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RE: Wire Length

Original poster: "Bill Fuller" <bill@xxxxxxxxxxx>

I really don't think Tesla "intended" to generate spurious frequencies
(spread spectrum in this context). A spark gap generates an impulse that in
turn generates a huge number of frequency components. The only "useful"
frequency is the resonant frequency of the coil. It's also the most dominant
generated by far. Spread spectrum in practice has all the frequency
components at roughly the same level.

If Tesla could of generated pure sine wave frequencies, he would have used
that method.


-----Original Message-----
From: Tesla list [mailto:tesla@xxxxxxxxxx]
Sent: Wednesday, January 10, 2007 9:37 PM
To: tesla@xxxxxxxxxx
Subject: Re: Wire Length

Original poster: Ed Phillips <evp@xxxxxxxxxxx>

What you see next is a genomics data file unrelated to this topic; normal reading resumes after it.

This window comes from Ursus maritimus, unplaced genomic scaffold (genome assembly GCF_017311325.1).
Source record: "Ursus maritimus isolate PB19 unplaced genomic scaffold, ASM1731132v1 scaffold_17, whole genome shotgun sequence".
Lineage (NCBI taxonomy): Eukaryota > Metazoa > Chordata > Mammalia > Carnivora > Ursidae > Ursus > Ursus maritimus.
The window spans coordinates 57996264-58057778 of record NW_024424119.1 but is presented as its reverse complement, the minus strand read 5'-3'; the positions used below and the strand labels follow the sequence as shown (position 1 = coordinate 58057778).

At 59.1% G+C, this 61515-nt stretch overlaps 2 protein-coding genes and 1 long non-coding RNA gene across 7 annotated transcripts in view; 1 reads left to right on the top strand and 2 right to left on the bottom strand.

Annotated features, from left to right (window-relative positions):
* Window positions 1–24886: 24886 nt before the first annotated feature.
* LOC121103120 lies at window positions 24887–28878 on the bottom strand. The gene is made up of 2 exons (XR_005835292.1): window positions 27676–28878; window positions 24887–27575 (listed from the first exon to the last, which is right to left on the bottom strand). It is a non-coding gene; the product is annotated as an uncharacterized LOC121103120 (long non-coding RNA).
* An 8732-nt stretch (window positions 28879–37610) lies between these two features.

Wikipedia defines spread spectrum as, "methods in which energy
generated at a single frequency is deliberately spread over a wide
band of frequencies."

This matches up fairly well with what Tesla was doing in 1898.  The
"single frequency" is that at which the primary circuit vibrates when

    The Wikipedia definition is incomplete in that it implies that
the only way to generate a spread spectrum signal is to modulate a
single frequency one.  That's not necessarily true as there are other
ways to generate a "wide band of frequencies" - filtering and
modulating of a random noise signal is example with which I'm familiar

    Tesla was using a narrow band transmitter and receiver for each
of his frequencies and correlating the outputs to decide whether or
not a [two tone] signal was present.  Two (or several for that
matter) relatively narrow band signals don't equal a "wide band of